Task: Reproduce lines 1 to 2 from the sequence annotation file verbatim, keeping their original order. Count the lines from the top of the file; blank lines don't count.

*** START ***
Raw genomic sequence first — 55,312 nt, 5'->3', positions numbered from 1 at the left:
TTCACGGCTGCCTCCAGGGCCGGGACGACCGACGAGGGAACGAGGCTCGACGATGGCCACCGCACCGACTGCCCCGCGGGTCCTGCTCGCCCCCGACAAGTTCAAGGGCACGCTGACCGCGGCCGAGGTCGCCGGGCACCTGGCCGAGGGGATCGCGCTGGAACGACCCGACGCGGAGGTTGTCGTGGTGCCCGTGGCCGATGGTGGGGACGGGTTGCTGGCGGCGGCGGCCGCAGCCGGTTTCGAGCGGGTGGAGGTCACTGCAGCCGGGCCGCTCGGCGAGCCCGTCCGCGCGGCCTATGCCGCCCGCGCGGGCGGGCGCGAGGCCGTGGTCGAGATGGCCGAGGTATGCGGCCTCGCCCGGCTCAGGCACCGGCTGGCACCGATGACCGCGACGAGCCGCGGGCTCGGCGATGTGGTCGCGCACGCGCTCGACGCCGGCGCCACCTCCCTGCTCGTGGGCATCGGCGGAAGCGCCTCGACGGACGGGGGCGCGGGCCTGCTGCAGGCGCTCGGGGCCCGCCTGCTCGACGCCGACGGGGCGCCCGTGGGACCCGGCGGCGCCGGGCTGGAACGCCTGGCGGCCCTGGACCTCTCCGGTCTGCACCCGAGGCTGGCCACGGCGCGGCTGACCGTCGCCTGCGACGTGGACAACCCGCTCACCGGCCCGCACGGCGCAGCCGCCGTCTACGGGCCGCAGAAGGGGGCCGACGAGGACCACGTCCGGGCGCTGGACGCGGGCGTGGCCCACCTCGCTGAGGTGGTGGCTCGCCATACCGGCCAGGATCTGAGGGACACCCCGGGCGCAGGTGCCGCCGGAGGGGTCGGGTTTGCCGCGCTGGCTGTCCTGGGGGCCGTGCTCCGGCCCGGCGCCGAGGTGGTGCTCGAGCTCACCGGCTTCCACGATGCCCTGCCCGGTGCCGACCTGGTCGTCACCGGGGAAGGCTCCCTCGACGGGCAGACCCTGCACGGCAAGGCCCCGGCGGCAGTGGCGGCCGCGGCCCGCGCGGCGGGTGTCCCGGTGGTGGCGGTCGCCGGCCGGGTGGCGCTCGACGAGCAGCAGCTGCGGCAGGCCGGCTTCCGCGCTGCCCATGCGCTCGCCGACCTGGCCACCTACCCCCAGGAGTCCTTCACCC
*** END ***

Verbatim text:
Raw genomic sequence first — 55,312 nt, 5'->3', positions numbered from 1 at the left:
TTCACGGCTGCCTCCAGGGCCGGGACGACCGACGAGGGAACGAGGCTCGACGATGGCCACCGCACCGACTGCCCCGCGGGTCCTGCTCGCCCCCGACAAGTTCAAGGGCACGCTGACCGCGGCCGAGGTCGCCGGGCACCTGGCCGAGGGGATCGCGCTGGAACGACCCGACGCGGAGGTTGTCGTGGTGCCCGTGGCCGATGGTGGGGACGGGTTGCTGGCGGCGGCGGCCGCAGCCGGTTTCGAGCGGGTGGAGGTCACTGCAGCCGGGCCGCTCGGCGAGCCCGTCCGCGCGGCCTATGCCGCCCGCGCGGGCGGGCGCGAGGCCGTGGTCGAGATGGCCGAGGTATGCGGCCTCGCCCGGCTCAGGCACCGGCTGGCACCGATGACCGCGACGAGCCGCGGGCTCGGCGATGTGGTCGCGCACGCGCTCGACGCCGGCGCCACCTCCCTGCTCGTGGGCATCGGCGGAAGCGCCTCGACGGACGGGGGCGCGGGCCTGCTGCAGGCGCTCGGGGCCCGCCTGCTCGACGCCGACGGGGCGCCCGTGGGACCCGGCGGCGCCGGGCTGGAACGCCTGGCGGCCCTGGACCTCTCCGGTCTGCACCCGAGGCTGGCCACGGCGCGGCTGACCGTCGCCTGCGACGTGGACAACCCGCTCACCGGCCCGCACGGCGCAGCCGCCGTCTACGGGCCGCAGAAGGGGGCCGACGAGGACCACGTCCGGGCGCTGGACGCGGGCGTGGCCCACCTCGCTGAGGTGGTGGCTCGCCATACCGGCCAGGATCTGAGGGACACCCCGGGCGCAGGTGCCGCCGGAGGGGTCGGGTTTGCCGCGCTGGCTGTCCTGGGGGCCGTGCTCCGGCCCGGCGCCGAGGTGGTGCTCGAGCTCACCGGCTTCCACGATGCCCTGCCCGGTGCCGACCTGGTCGTCACCGGGGAAGGCTCCCTCGACGGGCAGACCCTGCACGGCAAGGCCCCGGCGGCAGTGGCGGCCGCGGCCCGCGCGGCGGGTGTCCCGGTGGTGGCGGTCGCCGGCCGGGTGGCGCTCGACGAGCAGCAGCTGCGGCAGGCCGGCTTCCGCGCTGCCCATGCGCTCGCCGACCTGGCCACCTACCCCCAGGAGTCCTTCACCC